Objective—Adequate platelet reactivity is required for maintaining hemostasis. However, excessive platelet reactivity can also lead to the formation of occlusive thrombi. Platelet 12(S)-lipoxygenase (12-LOX), an oxygenase highly expressed in the platelet, has been demonstrated to regulate platelet function and thrombosis ex vivo, supporting a key role for 12-LOX in the regulation of in vivo thrombosis. However, the ability to pharmacologically target 12-LOX in vivo has not been established to date. Here, we studied the effect of the first highly selective 12-LOX inhibitor, ML355, on in vivo thrombosis and hemostasis.Approach and Results—ML355 dose-dependently inhibited human platelet aggregation and 12-LOX oxylipin production, as confirmed by mass spectrometry. Interestingly, the antiplatelet effects of ML355 were reversed after exposure to high concentrations of thrombin in vitro. Ex vivo flow chamber assays confirmed that human platelet adhesion and thrombus formation at arterial shear over collagen were attenuated in whole blood treated with ML355 comparable to aspirin. Oral administration of ML355 in mice showed reasonable plasma drug levels by pharmacokinetic assessment. ML355 treatment impaired thrombus growth and vessel occlusion in FeCl3-induced mesenteric and laser-induced cremaster arteriole thrombosis models in mice. Importantly, hemostatic plug formation and bleeding after treatment with ML355 was minimal in mice in response to laser ablation on the saphenous vein or in a cremaster microvasculature laser–induced rupture model.Conclusions—Our data strongly support 12-LOX as a key determinant of platelet reactivity in vivo, and inhibition of platelet 12-LOX with ML355 may represent a new class of antiplatelet therapy.



Characterization of Macrophage Polarization States Using Combined Measurement of 2-Deoxyglucose and Glutamine Accumulation [Basic Sciences]

2017-09-27T12:40:42-07:00

Objective—Despite the early promising results of 18F-fluorodeoxyglucose positron emission tomography for assessment of vessel wall inflammation, its accuracy in prospective identification of vulnerable plaques has remained limited. Additionally, previous studies have indicated that 18F-fluorodeoxyglucose uptake alone may not allow for accurate identification of specific macrophage activation states. We aimed to determine whether combined measurement of glucose and glutamine accumulation—the 2 most important bioenergetic substrates for macrophages—improves the distinction of macrophage inflammatory states and can be utilized to image atherosclerosis.Approach and Results—Murine peritoneal macrophages (MΦ) were activated ex vivo into proinflammatory states with either lipopolysaccharide (MΦLPS) or interferon-γ+tumor necrosis factor-α (MΦIFN-γ+TNF-α). An alternative polarization phenotype was induced with interleukin-4 (MΦIL-4). The pronounced increase in 2-deoxyglucose uptake distinguishes MΦLPS from MΦIFN-γ+TNF-α, MΦIL-4, and unstimulated macrophages (MΦ0). Despite having comparable levels of 2-deoxyglucose accumulation, MΦIL-4 can be distinguished from both MΦIFN-γ+TNF-α and MΦ0 based on the enhanced glutamine accumulation, which was associated with increased expression of a glutamine transporter, Slc1a5. Ex vivo autoradiography experiments demonstrated distinct and heterogenous patterns of 18F-fluorodeoxyglucose and 14C-glutamine accumulation in atherosclerotic lesions of low-density lipoprotein receptor-null mice fed a high-fat diet.Conclusions—Combined assessment of glutamine and 2-deoxyglucose accumulation improves the ex vivo identification of macrophage activation states. Combined ex vivo metabolic imaging demonstrates heterogenous and distinct patterns of substrate accumulation in atherosclerotic lesions. Further studies are required to define the in vivo significance of glutamine uptake in atherosclerosis and its potential application in identification of vulnerable plaques.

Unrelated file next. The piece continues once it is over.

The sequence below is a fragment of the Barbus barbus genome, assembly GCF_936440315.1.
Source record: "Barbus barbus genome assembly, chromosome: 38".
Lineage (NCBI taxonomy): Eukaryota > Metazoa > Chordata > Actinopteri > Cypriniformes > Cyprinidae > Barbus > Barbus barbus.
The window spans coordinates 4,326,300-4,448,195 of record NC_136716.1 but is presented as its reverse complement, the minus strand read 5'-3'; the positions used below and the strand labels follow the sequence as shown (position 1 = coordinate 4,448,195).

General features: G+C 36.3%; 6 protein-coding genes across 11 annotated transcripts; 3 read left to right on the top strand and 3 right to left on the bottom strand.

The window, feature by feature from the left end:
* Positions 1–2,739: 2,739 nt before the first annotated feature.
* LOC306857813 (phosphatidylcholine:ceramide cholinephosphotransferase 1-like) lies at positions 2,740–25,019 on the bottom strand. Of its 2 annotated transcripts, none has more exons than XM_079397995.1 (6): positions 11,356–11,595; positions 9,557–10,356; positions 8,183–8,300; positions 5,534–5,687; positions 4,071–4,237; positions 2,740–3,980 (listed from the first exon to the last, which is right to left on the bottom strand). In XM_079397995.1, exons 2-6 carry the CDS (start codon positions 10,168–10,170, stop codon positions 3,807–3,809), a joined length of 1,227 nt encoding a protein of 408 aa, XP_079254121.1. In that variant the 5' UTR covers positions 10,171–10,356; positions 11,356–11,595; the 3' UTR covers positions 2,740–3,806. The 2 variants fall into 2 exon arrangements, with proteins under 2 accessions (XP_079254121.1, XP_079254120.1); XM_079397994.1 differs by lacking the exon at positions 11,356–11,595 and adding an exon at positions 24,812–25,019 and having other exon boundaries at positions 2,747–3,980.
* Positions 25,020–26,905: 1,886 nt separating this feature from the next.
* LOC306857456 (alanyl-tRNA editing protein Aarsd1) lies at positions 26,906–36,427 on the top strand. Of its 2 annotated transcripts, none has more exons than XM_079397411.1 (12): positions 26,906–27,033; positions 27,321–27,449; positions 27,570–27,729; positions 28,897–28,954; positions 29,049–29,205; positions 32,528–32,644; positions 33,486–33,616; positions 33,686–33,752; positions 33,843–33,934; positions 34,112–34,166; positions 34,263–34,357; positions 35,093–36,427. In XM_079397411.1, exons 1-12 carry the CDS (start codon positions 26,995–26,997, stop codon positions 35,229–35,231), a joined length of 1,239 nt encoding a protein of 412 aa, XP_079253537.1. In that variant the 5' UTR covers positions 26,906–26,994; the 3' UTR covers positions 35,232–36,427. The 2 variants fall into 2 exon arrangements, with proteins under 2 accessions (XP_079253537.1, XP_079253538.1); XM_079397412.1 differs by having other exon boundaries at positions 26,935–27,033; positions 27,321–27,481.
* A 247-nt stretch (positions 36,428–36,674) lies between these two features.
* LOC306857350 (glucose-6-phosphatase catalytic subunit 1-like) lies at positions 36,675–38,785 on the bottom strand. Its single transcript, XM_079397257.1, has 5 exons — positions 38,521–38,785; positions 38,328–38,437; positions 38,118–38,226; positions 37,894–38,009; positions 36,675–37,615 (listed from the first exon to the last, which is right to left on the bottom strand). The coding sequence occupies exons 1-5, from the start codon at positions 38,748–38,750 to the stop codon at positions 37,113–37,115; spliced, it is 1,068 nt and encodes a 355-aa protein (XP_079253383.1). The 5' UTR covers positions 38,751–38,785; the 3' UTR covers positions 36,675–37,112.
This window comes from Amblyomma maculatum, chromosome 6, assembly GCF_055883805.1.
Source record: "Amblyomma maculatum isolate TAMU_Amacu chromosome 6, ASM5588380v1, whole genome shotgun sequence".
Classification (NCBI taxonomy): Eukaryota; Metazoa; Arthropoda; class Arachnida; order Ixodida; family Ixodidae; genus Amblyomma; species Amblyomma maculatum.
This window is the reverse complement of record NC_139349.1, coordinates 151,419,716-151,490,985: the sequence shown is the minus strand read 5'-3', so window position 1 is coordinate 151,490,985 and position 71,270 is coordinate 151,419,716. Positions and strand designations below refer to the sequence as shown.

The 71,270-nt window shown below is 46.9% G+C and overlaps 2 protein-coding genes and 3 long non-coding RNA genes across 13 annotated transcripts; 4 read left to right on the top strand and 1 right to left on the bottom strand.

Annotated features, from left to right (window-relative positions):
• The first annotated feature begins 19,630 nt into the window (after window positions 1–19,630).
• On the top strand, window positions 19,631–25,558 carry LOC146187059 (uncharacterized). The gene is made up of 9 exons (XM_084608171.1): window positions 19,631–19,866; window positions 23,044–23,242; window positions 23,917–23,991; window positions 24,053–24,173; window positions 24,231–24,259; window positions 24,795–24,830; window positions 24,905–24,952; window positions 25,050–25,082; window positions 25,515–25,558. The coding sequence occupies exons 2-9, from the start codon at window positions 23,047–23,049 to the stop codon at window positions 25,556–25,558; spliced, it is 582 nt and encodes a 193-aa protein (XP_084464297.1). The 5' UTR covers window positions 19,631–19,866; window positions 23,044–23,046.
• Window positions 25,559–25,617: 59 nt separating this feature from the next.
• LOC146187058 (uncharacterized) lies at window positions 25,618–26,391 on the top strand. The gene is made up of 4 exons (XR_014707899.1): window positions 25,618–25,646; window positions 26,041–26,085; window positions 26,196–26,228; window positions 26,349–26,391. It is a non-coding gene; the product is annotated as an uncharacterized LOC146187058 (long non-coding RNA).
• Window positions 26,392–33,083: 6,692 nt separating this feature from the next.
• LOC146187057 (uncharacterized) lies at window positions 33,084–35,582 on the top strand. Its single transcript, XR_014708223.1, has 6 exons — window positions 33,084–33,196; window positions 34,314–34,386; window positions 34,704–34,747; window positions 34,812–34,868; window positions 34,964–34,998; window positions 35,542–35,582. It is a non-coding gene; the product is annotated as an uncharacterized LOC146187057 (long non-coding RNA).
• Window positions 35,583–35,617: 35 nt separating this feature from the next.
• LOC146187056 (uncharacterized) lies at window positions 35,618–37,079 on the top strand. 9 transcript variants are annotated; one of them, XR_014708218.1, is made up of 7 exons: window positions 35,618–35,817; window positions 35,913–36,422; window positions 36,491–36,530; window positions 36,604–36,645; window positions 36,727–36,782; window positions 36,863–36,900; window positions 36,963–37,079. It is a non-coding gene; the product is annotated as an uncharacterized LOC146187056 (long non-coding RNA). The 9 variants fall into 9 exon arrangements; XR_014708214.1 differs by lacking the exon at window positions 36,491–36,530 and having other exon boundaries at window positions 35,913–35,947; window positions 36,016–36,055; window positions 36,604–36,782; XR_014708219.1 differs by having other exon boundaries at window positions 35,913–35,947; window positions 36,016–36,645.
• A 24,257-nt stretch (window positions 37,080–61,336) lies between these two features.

Accumulation of Smooth Muscle 22{alpha} Protein Accelerates Senescence of Vascular Smooth Muscle Cells via Stabilization of p53 In Vitro and In VivoHighlights [Basic Sciences]

2017-09-27T12:40:42-07:00

Objective—Smooth muscle (SM) 22α, an actin-binding protein, displays an upregulated expression as a marker during cellular senescence. However, the causal relationship between SM22α and senescence is poorly understood. This study aimed to investigate the role of SM22α in angiotensin II (Ang II)–induced senescence of vascular smooth muscle cells (VSMCs).Approach and Results—We prepared a model of VSMC senescence induced by Ang II and found that the expression of SM22α in VSMCs was increased in response to chronic Ang II treatment. Overexpression of SM22α promoted Ang II–induced VSMC senescence, whereas knockdown of SM22α suppressed this process. Moreover, this effect of SM22α was p53 dependent. Increased SM22α protein obstructed ubiquitination and degradation of p53 and subsequently improved its stability. Furthermore, SM22α inhibited phosphorylation of Mdm2 (mouse double minute 2 homolog), an E3 ubiquitin-protein ligase, accompanied by a decreased interaction between Mdm2 and p53. Using LY294002, a PI3K/Akt inhibitor, we found that PI3K/Akt-mediated Mdm2 phosphorylation and activation was inhibited in senescent or SM22α-overexpressed VSMCs, in parallel with decreased p53 ubiquitination. We further found that SM22α inhibited activation of PI3K/Akt/Mdm2 pathway via strengthening actin cytoskeleton. In the in vivo study, we showed that the disruption of SM22α reduced the increase of blood pressure induced by Ang II, associated with decreased VSMC senescence through a mechanism similar to that in VSMCs in vitro.Conclusions—In conclusion, these findings suggest that the accumulation of SM22α promotes Ang II–induced senescence via the suppression of Mdm2-mediated ubiquitination and degradation of p53 in VSMCs in vitro and in vivo.